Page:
7. The Joints
Cylinders are an important part of my modeling, and the rotational joints won't escape to this primitive. The ring was made from a cylinder and the ball from a subdivided cube.
8. The Head
Since inside the helmet it will be very dark, I didnt put too much detail on the face.
9. The completed Model
Ok thats all for modeling. Now time to put things in place. organize well the parts in one side and then all will be mirrored later. (I was lazy, so all the rotational joints are the same object).
UVW Mapping is a tricky business, but I use a tool that makes it a bit bearable. (get it HERE
) I selected and exported the parts I wanted to map as .obj and loaded them in UV Mapper. I gave diferent types of mapping according to the shapes of the object. I used mostly cylindrical mapping. UV Mapper unwraps the back of the models very well.
Then reimported the mapped parts and replaced the older ones.
I used a checker texture to see if the map worked ok.Now that i know that the map looks fine, I went to photoshop and opened the template I got from UV Mapper.
Painted the base colors and used a chipped metal image as mask on the color layer. Underneath it I had a rusty metal texture. I made bump and reflection map from this images.Â
11. Finalizing the Model
Now thats all the parts are almost ready, it is a good choice to name all the parts.
Believe me it is. Even better if you named them while you modelled. I attached little parts that are not rotational joints - like the plug heads of the wires, to the torso, so they dont get out of place by mistake when animating.
Feel free to attach together parts that should be a single mesh. If your software doesn't maintain the material fo the object and adapts to the one is going to hold it, then dont attach it, there is another way. I put on materials before I attach.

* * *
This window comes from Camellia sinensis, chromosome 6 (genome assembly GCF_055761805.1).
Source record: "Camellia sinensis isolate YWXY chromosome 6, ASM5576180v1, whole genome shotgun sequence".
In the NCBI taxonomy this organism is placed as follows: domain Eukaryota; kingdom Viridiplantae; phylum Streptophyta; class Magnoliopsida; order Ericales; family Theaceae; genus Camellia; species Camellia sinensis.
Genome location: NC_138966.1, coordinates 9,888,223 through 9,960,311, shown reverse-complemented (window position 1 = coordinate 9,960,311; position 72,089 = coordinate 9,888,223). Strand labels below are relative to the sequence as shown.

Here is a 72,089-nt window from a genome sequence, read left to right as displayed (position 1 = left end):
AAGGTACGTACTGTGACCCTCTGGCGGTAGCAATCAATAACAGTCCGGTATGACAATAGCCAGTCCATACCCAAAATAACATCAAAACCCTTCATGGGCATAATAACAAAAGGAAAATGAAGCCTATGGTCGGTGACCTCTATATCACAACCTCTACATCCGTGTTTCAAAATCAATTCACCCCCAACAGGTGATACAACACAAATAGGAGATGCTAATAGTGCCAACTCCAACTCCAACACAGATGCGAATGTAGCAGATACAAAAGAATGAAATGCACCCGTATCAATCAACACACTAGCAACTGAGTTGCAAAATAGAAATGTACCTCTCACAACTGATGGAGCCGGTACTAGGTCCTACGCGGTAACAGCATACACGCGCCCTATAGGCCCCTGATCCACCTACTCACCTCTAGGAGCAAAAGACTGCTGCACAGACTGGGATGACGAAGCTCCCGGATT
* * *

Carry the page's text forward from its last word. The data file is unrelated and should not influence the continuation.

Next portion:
12. Photo Finish
Animation is the final product, but here is where the real hard work begins. So, if we want our charachter to move correctly we need to make an animatable system for it.
There are different ways of animating a character: Bones, Hierarchy (what i'll use here), morphs, etc.. since this is a mech made of solid metal it wont have to deform so skinning is out of the picture for now. When I attached the parts together, I kinda made each group of parts a bone, they can rotate independently from the rest. What I mean is that I only have to adjust the objects axis to the rotational point and make objects follow the rotation of the one they depend. This is called hierarchy: the parent/child method. The child always follows the parent. so for example I set the torso as parent and the arms as children of the torso, whenever the torso moves the arms will follow it in its same place. So thats how we make parents and children of the objects to make a moving character.
ie.: head follows chest, chest follows abdomen, abdomen follows pelvis... and so on.
There is the bone choice, but it works with the same concept of hierarchy. The difference is that the parts have to be assigned to a bone and this bone will lead the object, so you move the bones not the objects.
Well kids if you are no sleepy yet, enjoy the final product. Thanx for watching.
Jorge E. Baldeon
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